Scientists have found "Canada's first true monster" underneath the country's Arctic sea ice: the flat-headed species has eight hairy legs, one eye, no mouth, two furry antennae... and, perhaps fortunately, is only 2 millimeters long.
Aurelie Delaforge, a PhD student at the University of Manitoba's Centre for Earth Observation Science, has recently published the results of her 2014 expedition to an ice camp in the Canadian Arctic Archipelago, where she was gathering sea ice samples for her thesis.
The researcher found a new funny creature, which has been called a "monster" because it is part of the marine copepod Monstrilloida family. She described the new crustacean and its difference from others in the latest edition of the ZooKeys journal. There are more than 160 different species of the same group floating around the world.
It "differs in its body proportions and cephalothorax ornamentation; the cephalothorax is covered by minute scattered papillae on dorsal and ventral surfaces; this species has a reduced fifth leg endopod, fifth leg exopod armed with three setae, antennule with fused segments 3-4, and the genital double-somite bears unique posterolateral processes," Delaforge wrote.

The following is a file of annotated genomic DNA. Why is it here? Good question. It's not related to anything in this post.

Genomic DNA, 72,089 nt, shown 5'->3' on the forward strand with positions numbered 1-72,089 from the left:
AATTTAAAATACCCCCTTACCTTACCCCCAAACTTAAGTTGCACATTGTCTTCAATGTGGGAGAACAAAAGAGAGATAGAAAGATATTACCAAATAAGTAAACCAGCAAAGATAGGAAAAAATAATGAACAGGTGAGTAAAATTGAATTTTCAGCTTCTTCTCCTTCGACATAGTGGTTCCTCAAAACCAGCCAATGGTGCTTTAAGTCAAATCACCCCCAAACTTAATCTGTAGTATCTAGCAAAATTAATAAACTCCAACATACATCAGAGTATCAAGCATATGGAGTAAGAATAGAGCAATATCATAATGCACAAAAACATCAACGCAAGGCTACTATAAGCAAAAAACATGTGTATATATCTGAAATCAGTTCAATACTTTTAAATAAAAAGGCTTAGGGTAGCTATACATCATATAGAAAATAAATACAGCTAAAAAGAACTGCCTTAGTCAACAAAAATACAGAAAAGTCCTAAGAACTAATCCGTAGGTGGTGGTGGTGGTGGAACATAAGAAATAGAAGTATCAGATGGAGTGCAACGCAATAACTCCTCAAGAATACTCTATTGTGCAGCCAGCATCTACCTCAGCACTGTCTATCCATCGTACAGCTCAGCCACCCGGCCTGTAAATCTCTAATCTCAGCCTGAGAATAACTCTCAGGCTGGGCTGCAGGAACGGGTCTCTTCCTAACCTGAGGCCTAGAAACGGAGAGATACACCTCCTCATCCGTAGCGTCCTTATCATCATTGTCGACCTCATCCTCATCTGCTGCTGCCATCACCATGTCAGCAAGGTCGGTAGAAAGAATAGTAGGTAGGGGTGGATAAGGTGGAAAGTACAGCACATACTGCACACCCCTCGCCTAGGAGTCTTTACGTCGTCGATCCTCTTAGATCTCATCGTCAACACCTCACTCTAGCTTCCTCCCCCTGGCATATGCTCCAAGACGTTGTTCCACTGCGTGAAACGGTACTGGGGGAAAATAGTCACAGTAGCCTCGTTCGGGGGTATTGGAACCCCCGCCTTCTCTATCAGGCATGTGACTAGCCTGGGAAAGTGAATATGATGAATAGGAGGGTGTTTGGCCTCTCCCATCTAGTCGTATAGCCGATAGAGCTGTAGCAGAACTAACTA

The new "Canadian monster", which is only two millimeters long, has eight hairy legs, a translucent body, a flat head with only one eye and no mouth, as well as two furry antennae.
The samples were collected between months of May and June, the only two months when these plankton take their adult form, otherwise these tiny "monsters" are not easy to find.
The specimens were then sent to Mexico, where world's monster identification specialist Eduardo Suárez-Morales confirmed their "identity."
Source: News Agencies, Edited by website team